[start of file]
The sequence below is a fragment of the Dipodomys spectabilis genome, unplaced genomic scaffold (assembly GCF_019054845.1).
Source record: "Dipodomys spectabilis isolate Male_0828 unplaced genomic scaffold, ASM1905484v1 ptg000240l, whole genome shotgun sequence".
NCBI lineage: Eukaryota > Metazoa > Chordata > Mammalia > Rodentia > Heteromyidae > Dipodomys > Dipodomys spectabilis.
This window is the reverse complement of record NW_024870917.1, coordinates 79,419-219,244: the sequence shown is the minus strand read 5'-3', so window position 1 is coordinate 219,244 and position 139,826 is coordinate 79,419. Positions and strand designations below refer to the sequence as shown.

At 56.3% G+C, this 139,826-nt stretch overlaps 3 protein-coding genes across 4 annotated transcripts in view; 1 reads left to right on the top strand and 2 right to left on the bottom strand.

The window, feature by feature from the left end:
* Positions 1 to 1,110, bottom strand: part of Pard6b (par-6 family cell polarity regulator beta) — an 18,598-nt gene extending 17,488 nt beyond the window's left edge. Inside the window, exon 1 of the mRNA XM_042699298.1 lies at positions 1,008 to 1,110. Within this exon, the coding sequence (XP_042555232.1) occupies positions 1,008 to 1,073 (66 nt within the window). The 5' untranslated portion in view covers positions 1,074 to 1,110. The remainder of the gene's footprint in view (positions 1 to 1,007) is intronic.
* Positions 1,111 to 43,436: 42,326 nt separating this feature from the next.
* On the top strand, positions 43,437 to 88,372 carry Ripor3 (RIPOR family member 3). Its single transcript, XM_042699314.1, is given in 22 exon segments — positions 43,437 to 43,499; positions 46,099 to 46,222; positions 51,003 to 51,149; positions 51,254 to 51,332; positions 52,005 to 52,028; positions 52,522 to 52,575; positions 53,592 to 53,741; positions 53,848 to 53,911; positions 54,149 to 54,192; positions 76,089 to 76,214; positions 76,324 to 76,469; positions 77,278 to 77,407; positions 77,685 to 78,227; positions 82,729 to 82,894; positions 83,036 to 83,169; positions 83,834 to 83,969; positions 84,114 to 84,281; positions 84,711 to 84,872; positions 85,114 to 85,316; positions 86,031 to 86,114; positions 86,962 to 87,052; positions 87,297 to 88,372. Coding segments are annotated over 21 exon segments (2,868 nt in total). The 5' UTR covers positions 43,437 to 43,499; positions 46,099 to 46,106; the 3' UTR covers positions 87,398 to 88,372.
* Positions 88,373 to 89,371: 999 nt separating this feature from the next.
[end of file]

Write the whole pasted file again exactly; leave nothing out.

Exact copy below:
The sequence below is a fragment of the Dipodomys spectabilis genome, unplaced genomic scaffold (assembly GCF_019054845.1).
Source record: "Dipodomys spectabilis isolate Male_0828 unplaced genomic scaffold, ASM1905484v1 ptg000240l, whole genome shotgun sequence".
NCBI lineage: Eukaryota > Metazoa > Chordata > Mammalia > Rodentia > Heteromyidae > Dipodomys > Dipodomys spectabilis.
This window is the reverse complement of record NW_024870917.1, coordinates 79,419-219,244: the sequence shown is the minus strand read 5'-3', so window position 1 is coordinate 219,244 and position 139,826 is coordinate 79,419. Positions and strand designations below refer to the sequence as shown.

At 56.3% G+C, this 139,826-nt stretch overlaps 3 protein-coding genes across 4 annotated transcripts in view; 1 reads left to right on the top strand and 2 right to left on the bottom strand.

The window, feature by feature from the left end:
* Positions 1 to 1,110, bottom strand: part of Pard6b (par-6 family cell polarity regulator beta) — an 18,598-nt gene extending 17,488 nt beyond the window's left edge. Inside the window, exon 1 of the mRNA XM_042699298.1 lies at positions 1,008 to 1,110. Within this exon, the coding sequence (XP_042555232.1) occupies positions 1,008 to 1,073 (66 nt within the window). The 5' untranslated portion in view covers positions 1,074 to 1,110. The remainder of the gene's footprint in view (positions 1 to 1,007) is intronic.
* Positions 1,111 to 43,436: 42,326 nt separating this feature from the next.
* On the top strand, positions 43,437 to 88,372 carry Ripor3 (RIPOR family member 3). Its single transcript, XM_042699314.1, is given in 22 exon segments — positions 43,437 to 43,499; positions 46,099 to 46,222; positions 51,003 to 51,149; positions 51,254 to 51,332; positions 52,005 to 52,028; positions 52,522 to 52,575; positions 53,592 to 53,741; positions 53,848 to 53,911; positions 54,149 to 54,192; positions 76,089 to 76,214; positions 76,324 to 76,469; positions 77,278 to 77,407; positions 77,685 to 78,227; positions 82,729 to 82,894; positions 83,036 to 83,169; positions 83,834 to 83,969; positions 84,114 to 84,281; positions 84,711 to 84,872; positions 85,114 to 85,316; positions 86,031 to 86,114; positions 86,962 to 87,052; positions 87,297 to 88,372. Coding segments are annotated over 21 exon segments (2,868 nt in total). The 5' UTR covers positions 43,437 to 43,499; positions 46,099 to 46,106; the 3' UTR covers positions 87,398 to 88,372.
* Positions 88,373 to 89,371: 999 nt separating this feature from the next.